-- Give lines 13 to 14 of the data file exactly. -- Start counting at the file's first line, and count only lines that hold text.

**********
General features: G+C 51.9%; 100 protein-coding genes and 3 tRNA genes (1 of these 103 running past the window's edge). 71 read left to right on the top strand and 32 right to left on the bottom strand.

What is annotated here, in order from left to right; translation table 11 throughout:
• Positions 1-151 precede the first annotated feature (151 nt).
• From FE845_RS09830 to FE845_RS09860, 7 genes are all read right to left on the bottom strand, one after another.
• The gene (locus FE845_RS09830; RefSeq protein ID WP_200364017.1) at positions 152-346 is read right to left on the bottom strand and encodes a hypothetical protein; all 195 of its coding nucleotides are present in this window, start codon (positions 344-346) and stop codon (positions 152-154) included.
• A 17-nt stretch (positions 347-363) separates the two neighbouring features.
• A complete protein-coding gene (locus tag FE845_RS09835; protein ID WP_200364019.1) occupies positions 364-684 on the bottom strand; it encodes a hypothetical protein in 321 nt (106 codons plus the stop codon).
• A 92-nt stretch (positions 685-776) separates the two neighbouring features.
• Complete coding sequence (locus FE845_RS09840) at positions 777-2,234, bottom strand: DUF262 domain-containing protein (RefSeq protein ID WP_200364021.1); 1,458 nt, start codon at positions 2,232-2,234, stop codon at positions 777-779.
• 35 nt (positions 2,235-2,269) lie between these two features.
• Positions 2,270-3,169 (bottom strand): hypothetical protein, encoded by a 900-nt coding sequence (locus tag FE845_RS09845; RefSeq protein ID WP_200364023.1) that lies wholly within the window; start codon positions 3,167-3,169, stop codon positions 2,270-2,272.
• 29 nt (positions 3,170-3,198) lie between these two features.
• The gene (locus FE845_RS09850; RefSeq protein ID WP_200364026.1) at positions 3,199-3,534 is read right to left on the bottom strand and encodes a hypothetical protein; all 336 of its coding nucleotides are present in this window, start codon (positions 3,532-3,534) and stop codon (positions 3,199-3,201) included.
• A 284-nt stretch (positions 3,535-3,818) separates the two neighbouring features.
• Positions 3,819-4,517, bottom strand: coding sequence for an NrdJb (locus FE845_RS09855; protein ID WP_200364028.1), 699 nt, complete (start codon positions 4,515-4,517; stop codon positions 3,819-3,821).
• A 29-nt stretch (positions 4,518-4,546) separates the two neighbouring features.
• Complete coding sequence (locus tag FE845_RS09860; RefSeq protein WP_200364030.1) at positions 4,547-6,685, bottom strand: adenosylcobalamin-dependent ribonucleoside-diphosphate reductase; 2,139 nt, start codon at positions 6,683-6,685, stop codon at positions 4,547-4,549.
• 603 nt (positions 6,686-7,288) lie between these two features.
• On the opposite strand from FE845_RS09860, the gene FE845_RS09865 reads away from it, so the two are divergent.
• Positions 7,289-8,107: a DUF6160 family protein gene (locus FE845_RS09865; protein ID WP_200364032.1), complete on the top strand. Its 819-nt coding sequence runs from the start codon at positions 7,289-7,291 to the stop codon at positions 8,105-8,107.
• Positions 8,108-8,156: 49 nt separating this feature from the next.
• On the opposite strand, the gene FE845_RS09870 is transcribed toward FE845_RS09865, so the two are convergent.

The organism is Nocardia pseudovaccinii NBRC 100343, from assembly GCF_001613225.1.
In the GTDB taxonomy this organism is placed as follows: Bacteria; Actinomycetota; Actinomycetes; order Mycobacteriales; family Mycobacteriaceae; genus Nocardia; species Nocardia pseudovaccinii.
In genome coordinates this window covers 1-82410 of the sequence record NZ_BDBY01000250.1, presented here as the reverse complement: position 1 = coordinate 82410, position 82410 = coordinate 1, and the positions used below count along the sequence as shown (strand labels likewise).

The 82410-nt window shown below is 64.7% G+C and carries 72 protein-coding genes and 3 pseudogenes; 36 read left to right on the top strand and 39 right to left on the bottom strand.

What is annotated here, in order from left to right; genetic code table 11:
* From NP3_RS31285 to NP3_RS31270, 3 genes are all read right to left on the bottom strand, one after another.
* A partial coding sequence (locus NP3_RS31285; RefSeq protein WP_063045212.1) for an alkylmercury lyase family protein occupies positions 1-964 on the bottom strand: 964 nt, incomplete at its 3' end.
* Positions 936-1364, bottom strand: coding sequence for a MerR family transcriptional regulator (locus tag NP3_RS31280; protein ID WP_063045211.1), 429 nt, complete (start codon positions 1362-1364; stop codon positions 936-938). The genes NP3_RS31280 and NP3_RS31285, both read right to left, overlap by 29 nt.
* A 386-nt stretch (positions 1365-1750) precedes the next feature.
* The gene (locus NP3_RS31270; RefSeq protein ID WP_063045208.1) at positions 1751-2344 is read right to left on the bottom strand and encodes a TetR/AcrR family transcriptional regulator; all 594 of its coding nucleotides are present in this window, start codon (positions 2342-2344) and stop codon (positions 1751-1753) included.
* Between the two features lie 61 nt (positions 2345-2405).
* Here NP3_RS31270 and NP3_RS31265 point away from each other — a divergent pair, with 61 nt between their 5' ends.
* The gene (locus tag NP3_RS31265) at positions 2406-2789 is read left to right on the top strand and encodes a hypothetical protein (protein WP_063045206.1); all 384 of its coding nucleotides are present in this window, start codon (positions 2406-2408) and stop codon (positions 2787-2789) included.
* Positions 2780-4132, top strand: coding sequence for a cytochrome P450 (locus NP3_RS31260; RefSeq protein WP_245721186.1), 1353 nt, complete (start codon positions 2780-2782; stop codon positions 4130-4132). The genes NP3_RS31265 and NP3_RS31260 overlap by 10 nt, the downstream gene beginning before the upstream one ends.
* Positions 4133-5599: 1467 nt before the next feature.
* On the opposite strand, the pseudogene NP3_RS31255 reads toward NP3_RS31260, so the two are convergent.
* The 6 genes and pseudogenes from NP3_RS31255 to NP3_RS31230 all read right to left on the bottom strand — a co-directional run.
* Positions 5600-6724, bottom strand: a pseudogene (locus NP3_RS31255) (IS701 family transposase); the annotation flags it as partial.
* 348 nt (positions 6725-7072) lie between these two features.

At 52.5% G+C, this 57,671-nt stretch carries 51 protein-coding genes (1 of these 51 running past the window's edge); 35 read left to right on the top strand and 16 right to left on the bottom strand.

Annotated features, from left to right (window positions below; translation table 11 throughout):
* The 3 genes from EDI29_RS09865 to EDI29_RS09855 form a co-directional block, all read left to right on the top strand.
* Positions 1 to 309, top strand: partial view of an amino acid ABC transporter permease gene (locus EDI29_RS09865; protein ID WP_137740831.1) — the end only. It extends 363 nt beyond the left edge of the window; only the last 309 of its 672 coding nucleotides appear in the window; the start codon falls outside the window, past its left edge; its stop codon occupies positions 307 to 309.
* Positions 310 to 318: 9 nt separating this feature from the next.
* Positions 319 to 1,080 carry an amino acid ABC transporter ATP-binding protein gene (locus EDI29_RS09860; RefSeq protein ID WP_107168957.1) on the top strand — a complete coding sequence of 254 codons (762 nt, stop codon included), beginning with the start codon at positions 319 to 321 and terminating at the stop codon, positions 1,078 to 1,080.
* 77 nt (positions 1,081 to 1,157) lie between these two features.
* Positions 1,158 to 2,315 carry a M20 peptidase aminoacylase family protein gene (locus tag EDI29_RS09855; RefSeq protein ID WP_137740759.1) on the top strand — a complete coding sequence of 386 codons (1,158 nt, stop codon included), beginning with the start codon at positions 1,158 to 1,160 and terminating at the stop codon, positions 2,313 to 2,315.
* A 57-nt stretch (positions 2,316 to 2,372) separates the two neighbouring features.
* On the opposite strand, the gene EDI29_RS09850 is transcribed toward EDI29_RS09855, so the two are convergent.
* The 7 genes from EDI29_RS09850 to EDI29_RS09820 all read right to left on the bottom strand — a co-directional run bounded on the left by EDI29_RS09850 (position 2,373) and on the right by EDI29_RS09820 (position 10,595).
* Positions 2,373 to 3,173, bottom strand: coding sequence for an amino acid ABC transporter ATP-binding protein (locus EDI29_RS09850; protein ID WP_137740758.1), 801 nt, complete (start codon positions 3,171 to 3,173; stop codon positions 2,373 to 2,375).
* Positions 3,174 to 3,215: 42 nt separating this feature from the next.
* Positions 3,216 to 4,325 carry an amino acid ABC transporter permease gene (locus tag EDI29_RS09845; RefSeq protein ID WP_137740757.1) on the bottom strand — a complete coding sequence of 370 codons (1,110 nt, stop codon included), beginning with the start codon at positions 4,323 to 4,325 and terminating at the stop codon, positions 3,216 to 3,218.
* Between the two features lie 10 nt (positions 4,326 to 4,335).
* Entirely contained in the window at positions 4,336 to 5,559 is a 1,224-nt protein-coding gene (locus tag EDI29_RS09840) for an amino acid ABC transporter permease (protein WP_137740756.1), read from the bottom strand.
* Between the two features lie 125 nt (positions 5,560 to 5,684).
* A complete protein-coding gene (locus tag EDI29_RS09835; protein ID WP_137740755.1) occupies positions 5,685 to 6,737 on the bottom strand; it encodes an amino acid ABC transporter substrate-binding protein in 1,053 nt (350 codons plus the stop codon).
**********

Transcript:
• The gene (locus FE845_RS09850; RefSeq protein ID WP_200364026.1) at positions 3,199-3,534 is read right to left on the bottom strand and encodes a hypothetical protein; all 336 of its coding nucleotides are present in this window, start codon (positions 3,532-3,534) and stop codon (positions 3,199-3,201) included.
• A 284-nt stretch (positions 3,535-3,818) separates the two neighbouring features.